Let’s pretend for a moment that you signed up for a winter marathon. Let’s assume you signed up in September when it was a balmy 45 degrees and not a snowflake in sight. And just hypothetically speaking, let’s imagine that you told everyone you weren’t going to let a little winter weather stop you. Oh yes, you were going to layer up and get your trail shoes spiked and run every last mile outside, treadmill be damned. And let’s just say that you’re now eating
crow snow. And running 20 milers on the treadmill. I mean, just hypothetically….
So yes, training in Alaska for a winter marathon in California is less than optimal. (Except for the part about going to California in January. That part totally works.) I’m getting it done, thanks in large part to Salty’s treadmill tips, but I’m running into the conundrum of what to do for the prescribed “tune-up races” in my training plan. Who’d have guessed that tune-up races are hard to come by during the winter in Alaska?
With no tune-up races in sight, what does one do instead? Good question! In fact, I’m interested in your input: how would you replace the tune-up races in your training plan?
I am following a Pfitzinger training plan, from his book Advanced Marathoning (great book and well respected training plans!). The plan calls for three tune-up races ranging from 8K to 15K. (For a Salty primer on tune-up races, go here.) Pfitz himself outlines the purpose of tune-ups in his book:
The tune-up race is simply a race of lesser importance that you use to help prepare for your goal race. Tune-up races serve three purposes, they: 1) make you experience the nervous preparation for racing which helps reduce your anxiety before your goal race; 2) toughen you mentally and physically by taking you to your limit; and 3) provide feedback on your current fitness level.
This all sounds well and good. But what do you do when there are no races of any distance available within a 1,000 mile radius? What do you do when an all-out outdoor run would all but guarantee a face-plant induced injury? Rather than beat myself repeatedly with the SpiBelt as punishment for the brilliant idea of training through an Alaskan winter for something other than a dog-sled race, I resolved to make the most of this wintery hurdle. As such, I asked Coach Google about replacement options for those trusty tune-up races, and here’s what she had to offer.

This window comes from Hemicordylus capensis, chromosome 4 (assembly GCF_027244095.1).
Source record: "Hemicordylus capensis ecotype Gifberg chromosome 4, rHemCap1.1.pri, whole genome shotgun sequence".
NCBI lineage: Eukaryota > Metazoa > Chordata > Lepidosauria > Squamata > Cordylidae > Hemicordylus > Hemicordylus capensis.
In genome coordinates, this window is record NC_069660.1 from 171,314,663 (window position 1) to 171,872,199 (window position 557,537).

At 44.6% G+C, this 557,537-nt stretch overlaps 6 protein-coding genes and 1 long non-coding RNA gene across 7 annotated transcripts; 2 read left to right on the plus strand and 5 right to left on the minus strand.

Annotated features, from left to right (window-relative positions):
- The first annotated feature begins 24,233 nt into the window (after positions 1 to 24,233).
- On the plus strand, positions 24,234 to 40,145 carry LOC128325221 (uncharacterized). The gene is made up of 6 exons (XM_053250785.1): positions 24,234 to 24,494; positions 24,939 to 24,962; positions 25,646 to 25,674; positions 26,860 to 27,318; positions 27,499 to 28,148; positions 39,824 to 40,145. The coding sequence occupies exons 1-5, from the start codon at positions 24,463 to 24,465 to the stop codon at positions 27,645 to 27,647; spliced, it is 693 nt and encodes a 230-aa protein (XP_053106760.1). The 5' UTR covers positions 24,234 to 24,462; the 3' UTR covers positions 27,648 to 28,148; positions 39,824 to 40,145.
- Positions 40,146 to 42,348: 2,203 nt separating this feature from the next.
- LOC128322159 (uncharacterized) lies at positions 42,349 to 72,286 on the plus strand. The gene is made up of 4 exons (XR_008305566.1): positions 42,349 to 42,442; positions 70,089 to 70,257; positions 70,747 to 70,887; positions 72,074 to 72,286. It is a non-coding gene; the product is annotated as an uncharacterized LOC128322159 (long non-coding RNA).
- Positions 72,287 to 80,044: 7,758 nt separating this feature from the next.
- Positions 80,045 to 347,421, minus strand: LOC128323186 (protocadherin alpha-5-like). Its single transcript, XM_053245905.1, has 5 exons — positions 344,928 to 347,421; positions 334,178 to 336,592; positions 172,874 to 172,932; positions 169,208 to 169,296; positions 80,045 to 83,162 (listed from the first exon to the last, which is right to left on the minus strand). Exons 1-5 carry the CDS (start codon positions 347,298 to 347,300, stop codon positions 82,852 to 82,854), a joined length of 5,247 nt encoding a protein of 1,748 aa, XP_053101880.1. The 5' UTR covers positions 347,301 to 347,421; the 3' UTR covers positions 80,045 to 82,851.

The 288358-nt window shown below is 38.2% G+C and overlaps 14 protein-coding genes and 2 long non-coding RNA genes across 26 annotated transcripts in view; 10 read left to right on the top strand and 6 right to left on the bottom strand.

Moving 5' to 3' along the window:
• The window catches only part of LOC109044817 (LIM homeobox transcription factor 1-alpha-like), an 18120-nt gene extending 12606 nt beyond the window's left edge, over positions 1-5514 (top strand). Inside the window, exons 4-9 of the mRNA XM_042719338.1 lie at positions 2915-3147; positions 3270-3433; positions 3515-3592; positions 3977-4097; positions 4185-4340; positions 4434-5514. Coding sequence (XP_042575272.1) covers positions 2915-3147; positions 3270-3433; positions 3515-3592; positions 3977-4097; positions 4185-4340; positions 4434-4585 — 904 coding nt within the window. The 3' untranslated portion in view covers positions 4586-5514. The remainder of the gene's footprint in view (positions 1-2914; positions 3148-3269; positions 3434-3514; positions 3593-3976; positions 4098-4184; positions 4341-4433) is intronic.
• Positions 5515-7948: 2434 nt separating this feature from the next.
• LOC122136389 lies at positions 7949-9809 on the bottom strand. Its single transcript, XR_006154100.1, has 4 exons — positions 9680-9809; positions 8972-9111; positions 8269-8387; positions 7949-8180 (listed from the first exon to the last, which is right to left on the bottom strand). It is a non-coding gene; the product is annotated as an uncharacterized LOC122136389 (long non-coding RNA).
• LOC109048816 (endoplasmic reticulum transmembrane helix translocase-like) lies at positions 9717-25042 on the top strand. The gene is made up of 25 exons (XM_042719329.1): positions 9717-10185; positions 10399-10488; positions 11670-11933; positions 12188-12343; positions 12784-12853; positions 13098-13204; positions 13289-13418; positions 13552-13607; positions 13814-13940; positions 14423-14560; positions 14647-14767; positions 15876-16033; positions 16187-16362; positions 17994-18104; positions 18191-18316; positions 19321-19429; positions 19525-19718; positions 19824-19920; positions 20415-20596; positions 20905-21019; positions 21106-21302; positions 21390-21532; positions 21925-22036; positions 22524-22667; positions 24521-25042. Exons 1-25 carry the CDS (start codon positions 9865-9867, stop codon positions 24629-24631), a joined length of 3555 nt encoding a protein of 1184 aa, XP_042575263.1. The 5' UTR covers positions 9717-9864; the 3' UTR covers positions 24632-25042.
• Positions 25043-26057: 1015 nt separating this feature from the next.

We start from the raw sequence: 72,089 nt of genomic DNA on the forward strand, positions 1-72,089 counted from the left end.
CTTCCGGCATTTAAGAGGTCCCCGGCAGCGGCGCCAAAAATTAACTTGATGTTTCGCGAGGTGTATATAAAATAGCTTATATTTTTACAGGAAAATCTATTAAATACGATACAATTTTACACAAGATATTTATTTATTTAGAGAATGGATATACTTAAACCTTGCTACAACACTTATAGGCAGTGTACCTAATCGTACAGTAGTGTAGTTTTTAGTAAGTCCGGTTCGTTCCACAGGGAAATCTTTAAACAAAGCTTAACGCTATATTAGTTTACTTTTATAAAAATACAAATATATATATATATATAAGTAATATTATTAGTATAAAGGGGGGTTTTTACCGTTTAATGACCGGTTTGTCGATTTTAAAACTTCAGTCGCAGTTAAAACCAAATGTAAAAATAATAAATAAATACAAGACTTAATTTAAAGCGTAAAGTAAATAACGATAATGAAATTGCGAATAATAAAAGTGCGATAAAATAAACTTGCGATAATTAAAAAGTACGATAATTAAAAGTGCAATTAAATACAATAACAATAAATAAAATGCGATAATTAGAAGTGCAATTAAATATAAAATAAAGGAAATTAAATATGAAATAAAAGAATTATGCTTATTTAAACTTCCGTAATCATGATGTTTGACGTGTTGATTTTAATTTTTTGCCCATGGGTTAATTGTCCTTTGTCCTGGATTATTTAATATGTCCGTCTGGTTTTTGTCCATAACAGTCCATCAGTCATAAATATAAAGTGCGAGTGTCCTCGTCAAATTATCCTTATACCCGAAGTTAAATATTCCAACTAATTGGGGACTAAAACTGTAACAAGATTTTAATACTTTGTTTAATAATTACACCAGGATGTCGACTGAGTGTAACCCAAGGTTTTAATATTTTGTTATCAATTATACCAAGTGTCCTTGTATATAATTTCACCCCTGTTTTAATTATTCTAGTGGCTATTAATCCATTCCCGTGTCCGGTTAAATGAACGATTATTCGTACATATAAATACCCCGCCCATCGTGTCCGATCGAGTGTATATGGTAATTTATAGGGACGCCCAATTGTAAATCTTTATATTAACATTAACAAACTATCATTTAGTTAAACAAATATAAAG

- Time trial on an indoor track. In this scenario, pick a distance and race against the clock. Treat the run like a race, going through the normal pre-race routine–warm up, strides, cool down, the whole deal.
- Hard solo tempo effort on the treadmill. Like the track option above, choose a distance and cycle through your pre-race routine. The difference is that you’ll need to set a goal pace upfront rather than running by feel. Anything 10k or shorter should be done faster than your normal tempo pace. Using a training pace and race predictor calculator like this one can help you determine an appropriate time goal for the distance.
- Recruit a faster friend to “race” with you. This option only works if you have access to relatively clear roads or an indoor track, and of course, an awesome running pal that you can trust to truly push you. (Where’s Salty when I need her?!)
I have my first “tune-up” scheduled for this week, but haven’t decided yet how to tackle it. I’m still holding out hope that my fairy runmother will whisk me away in her time-traveling (heated) carriage to line up for a 10k in Seattle this Saturday. A girl can dream….at least right up until the point when it’s time to hit “start” on the treadmill.
Got any advice for me? Have you ever faced the winter tune-up race dilemma? What has worked for you? Help!